Friday, March 5, 2010

Breath in, Breath out.

It's been a stressful and emotional week. I was in the height of my fears and frustrations when my husband looked at me and said, "Kristie, BREATH. This is all temporary." My husband found wisdom so simply stated. I had forgotten how we get through anything tough in life (or perhaps more accurately, how we get through life): one breath at a time. From that point on, whenever the situation I was dealing with got too tough, I breathed...consciously. The emotions came up, bubbled out, and passed.

Yesterday, a friend was asking me which Pranayama I practiced to calm myself down when feeling anxious. The first one that came to mind was the one I had found most cleansing and relaxing throughout the week: The Full Yogic Breath. What is that? How do you do it? This is how I like to teach it in class:

Sit with your legs folded and your spine long. Bring your right hand to your navel and your left hand to your breast bone. In your mind's eye, see a closed flower in each of the three origin points of the Full Yogic Breath-- the lower abdomen below the navel, the middle abdomen above the navel, and the upper chest under your breast bone. We begin by breathing in to each part individually before we combine them for a Complete Yogic Breath.

Send all the breath in your body out through your nose. As you draw new breath in, allow it to o pen the flower in the lower abdomen. As the flower blooms, your right hand will rise. Send that breath back out of the body and observe the flower closing again. This breath induces profound relaxation for the heart, reduces high blood pressure, stimulates digestive processes, and regulates intestinal activity.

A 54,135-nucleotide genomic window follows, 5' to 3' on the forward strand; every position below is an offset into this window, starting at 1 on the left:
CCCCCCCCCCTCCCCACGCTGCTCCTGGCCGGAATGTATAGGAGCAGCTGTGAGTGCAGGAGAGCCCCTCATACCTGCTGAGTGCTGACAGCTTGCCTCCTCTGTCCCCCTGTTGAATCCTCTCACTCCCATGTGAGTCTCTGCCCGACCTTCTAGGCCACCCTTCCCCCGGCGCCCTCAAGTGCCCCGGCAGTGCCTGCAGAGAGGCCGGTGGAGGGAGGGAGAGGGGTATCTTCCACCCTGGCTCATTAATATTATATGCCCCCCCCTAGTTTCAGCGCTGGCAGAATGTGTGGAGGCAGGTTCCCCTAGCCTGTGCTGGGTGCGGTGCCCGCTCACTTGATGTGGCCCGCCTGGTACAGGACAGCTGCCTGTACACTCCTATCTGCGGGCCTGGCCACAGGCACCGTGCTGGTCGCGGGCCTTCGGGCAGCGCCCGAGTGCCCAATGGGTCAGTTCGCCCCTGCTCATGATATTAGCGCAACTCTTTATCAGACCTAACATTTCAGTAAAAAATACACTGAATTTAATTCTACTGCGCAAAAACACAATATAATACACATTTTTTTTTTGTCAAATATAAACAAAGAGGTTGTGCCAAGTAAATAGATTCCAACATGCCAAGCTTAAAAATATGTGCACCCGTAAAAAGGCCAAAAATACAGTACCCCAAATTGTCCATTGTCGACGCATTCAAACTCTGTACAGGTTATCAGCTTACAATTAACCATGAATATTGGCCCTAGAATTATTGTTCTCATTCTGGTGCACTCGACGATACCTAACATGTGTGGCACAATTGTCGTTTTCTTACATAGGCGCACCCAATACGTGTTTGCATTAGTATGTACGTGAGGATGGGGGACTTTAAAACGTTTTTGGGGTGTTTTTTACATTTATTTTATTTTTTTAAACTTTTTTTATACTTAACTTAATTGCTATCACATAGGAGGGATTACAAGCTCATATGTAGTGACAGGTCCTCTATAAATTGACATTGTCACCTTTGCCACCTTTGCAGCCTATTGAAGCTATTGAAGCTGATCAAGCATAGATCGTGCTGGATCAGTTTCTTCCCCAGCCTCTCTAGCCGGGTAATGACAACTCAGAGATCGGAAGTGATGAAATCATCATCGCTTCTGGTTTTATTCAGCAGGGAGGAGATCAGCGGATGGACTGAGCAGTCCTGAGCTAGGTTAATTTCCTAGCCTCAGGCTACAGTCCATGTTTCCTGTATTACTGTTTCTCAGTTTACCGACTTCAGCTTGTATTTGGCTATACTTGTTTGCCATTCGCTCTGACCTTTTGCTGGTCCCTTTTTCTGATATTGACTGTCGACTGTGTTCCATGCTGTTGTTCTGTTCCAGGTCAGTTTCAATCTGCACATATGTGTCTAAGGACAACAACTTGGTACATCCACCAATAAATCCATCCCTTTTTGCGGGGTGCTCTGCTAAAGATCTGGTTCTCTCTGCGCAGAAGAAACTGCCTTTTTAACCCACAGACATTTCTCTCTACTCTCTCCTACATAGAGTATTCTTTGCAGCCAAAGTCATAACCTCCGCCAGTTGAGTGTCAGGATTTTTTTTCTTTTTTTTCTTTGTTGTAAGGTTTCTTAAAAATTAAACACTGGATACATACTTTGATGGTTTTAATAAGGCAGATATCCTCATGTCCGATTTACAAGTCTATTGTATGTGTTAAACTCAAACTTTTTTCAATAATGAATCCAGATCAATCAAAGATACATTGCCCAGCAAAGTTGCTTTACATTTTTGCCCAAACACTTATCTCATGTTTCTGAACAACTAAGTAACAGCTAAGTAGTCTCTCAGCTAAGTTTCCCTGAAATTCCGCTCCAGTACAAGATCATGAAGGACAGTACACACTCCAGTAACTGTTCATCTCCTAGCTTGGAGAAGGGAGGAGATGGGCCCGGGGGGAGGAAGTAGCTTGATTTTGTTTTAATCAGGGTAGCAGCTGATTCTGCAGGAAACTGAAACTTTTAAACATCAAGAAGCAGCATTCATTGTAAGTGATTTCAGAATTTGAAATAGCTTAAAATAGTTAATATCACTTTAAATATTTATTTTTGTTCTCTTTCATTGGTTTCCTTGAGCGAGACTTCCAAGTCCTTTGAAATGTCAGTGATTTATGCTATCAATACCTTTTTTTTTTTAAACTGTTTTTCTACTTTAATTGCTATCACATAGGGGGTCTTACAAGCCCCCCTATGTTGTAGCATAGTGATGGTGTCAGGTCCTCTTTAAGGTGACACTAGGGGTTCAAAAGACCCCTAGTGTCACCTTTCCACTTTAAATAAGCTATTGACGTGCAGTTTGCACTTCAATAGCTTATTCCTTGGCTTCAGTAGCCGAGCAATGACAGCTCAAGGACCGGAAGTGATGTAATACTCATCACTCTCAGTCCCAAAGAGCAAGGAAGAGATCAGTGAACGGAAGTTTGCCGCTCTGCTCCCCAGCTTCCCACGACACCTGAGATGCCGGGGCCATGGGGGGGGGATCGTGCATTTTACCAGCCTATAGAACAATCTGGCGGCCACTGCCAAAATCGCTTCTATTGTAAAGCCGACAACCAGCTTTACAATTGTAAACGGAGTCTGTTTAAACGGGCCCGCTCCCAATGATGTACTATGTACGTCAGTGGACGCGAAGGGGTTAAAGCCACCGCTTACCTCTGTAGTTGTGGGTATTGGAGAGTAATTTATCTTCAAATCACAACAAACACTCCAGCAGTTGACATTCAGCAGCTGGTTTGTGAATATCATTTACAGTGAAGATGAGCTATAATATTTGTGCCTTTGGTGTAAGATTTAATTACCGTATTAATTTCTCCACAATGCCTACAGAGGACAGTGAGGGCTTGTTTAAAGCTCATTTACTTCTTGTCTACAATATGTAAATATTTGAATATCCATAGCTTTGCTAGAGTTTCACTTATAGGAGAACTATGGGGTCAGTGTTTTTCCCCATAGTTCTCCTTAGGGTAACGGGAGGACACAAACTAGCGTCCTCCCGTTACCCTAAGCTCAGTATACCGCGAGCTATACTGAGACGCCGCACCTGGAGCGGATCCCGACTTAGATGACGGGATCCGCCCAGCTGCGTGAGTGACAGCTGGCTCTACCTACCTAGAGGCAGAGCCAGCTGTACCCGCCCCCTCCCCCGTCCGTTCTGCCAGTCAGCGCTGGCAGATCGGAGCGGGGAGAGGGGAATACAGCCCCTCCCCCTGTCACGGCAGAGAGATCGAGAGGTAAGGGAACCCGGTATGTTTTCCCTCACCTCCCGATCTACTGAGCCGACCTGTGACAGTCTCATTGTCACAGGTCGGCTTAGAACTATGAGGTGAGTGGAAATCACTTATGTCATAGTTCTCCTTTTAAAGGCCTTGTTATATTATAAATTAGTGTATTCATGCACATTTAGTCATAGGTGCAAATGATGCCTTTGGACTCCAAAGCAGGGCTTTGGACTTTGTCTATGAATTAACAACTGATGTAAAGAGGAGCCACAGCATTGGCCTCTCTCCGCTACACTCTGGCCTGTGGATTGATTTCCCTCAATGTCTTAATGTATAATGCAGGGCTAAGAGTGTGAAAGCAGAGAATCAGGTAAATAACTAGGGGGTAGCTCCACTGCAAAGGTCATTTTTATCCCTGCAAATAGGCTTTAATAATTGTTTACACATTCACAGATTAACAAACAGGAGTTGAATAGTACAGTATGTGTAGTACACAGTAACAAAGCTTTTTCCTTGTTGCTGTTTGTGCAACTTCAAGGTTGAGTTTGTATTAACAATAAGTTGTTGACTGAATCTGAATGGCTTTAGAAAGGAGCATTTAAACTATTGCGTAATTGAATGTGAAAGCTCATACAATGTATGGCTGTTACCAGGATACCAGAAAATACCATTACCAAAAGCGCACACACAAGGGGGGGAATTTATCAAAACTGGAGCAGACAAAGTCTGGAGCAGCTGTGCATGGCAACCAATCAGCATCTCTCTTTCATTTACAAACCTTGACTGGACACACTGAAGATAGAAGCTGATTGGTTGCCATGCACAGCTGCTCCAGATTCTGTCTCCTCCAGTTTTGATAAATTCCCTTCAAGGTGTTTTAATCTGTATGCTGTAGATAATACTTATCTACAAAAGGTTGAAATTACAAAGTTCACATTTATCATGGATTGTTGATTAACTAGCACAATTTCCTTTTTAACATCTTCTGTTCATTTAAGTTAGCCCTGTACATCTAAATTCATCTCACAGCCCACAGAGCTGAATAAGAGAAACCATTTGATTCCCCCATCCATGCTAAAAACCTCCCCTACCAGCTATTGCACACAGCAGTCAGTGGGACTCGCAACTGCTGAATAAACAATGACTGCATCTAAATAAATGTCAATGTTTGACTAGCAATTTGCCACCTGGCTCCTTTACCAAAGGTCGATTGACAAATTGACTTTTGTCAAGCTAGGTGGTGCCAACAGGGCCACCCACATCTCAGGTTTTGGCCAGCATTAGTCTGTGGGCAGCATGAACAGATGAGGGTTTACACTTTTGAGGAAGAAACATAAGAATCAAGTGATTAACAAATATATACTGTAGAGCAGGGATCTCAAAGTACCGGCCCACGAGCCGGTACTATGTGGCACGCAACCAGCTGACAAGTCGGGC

Inhale again and release the blossom in the middle abdomen above the navel, expanding the rib cage and lowering the diaphragm. Again, release that breath and watch the petals come together. This breath takes the strain off the heart and provides new supply of blood to the liver, gall bladder, spleen, and kidneys.

Bring the breath in once more and observe the bloom of the flower under your breast bone, drawing the left hand up with it. Once again, send the breath away and close the blossom near your heart. This breathing pattern strengthens the hilar lymph nodes in the lungs and thoroughly nourishes the tips of the lungs.

On the next inhalation, we will open all three flowers with the same breath. Inhale and watch the flowers blossom one at a time- lower abdomen, above your navel, and breastbone. Each opening gives way to the blooming of the next flower. As you exhale each subsequent flower folds back in to itself, ready to begin the process again-- first your lower abdomen, then above your navel, and then your chest. Continue this process.

In this way, your breath is the sun warming the petals and drawing them open- fresh with new energy. As you exhale, the petals reunite and restore. This should not be forced-- it is as natural as a morning glory blooming at first light.

This process of bringing in renewed energy and restoration is a powerful instrument that can be used to induce deep relaxation. It encourages the body and mind to unwind and rest.

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